Eurostar says its entire system is undergoing an overhaul – from the booking process, to the routes, to the trains themselves. The company’s website has been given a facelift in order to create a more user-friendly booking portal, and brand new uniforms have been designed for the crew. Updated trains are also in the pipeline and are expected to be up and running by 2015.As far as network expansion goes, Eurostar says it has its eye on a number of possible routes including London-Holland and London-Germany. Eurostar’s Chief Executive Nicolas Petrovic says he will be looking closely at routes that currently have a lot of air traffic. He told CNN he hopes travelers will eventually come to think of train travel the same way they think of flying.

Eurostar’s overhaul comes in the wake of stiff competition from German train line Deutsche Bahn, which has said it will offer trips across the Channel Tunnel starting in 2016.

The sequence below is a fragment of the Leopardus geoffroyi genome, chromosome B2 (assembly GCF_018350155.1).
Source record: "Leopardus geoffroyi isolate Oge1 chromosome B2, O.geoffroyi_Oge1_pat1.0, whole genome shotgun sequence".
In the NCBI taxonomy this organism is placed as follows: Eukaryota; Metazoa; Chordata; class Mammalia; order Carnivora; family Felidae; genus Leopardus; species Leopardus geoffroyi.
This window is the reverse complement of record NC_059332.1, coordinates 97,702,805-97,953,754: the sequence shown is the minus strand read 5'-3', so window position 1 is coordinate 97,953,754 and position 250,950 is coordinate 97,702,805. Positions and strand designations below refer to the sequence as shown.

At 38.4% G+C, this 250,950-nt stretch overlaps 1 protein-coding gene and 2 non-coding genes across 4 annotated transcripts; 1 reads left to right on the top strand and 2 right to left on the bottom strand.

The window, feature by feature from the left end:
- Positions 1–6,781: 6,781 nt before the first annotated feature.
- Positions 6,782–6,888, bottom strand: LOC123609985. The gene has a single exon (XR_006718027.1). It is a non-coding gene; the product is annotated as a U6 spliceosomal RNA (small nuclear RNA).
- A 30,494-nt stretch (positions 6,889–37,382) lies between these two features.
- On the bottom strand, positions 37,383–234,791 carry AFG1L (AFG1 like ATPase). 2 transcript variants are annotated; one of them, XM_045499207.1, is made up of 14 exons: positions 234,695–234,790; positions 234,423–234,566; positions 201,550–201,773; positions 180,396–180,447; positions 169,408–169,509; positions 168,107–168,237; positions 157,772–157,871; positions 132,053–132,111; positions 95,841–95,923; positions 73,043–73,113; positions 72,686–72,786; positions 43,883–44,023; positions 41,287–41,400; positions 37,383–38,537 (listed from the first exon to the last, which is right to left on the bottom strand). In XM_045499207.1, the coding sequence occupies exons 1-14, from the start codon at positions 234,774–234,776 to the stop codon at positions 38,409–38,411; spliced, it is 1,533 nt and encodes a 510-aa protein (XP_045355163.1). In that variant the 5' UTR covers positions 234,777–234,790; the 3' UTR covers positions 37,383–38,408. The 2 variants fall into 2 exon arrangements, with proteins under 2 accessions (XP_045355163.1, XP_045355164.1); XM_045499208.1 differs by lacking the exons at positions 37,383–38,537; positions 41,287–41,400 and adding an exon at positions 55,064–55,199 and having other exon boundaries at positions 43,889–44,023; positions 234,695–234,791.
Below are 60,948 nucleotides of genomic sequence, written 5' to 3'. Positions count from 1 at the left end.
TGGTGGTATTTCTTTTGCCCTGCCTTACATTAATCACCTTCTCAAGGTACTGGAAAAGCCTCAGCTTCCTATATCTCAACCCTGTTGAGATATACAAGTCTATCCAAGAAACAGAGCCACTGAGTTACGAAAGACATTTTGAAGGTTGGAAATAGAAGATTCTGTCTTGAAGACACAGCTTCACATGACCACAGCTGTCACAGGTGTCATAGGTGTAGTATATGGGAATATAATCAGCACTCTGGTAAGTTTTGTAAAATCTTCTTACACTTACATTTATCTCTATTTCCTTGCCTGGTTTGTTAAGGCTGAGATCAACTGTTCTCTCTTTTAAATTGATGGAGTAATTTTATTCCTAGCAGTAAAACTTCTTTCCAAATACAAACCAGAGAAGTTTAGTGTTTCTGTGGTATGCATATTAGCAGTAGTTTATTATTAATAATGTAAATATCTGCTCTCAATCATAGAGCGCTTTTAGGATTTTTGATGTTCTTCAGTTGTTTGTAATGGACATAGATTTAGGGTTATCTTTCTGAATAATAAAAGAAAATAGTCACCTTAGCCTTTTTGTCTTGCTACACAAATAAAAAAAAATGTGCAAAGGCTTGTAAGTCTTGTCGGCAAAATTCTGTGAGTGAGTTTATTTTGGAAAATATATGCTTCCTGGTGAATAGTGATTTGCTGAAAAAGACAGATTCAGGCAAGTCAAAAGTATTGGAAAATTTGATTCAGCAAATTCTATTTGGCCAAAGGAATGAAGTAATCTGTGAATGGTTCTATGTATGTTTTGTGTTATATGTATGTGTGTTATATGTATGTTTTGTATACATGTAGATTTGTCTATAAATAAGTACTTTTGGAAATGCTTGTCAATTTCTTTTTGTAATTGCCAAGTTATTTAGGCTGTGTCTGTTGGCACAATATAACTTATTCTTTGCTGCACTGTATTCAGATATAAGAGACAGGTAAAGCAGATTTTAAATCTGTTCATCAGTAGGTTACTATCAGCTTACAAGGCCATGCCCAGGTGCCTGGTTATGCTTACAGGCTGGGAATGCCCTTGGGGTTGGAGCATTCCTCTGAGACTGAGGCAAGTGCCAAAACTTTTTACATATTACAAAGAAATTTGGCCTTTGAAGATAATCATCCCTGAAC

[Photo credit: Flickr user Mike Knell]

Top ten things to do in Brussels, Belgium

BrusselsA couple of weeks ago I was chatting with some fellow travel writers and the conversation turned to Brussels. The general consensus seemed to be that Belgium’s capital isn’t worth visiting.

I disagree. While it can’t compete with London or Paris, it has its own charm and can easily fill up three or four days of a European tour. The mixture of Flemish and Walloon culture makes for a distinct city with an interesting history. A large immigrant population is livening things up too, with Ethiopian cafes, Asian restaurants, and a string of Congolese shops in the Matonge area.

Here are ten reasons not to skip Brussels.

Beer!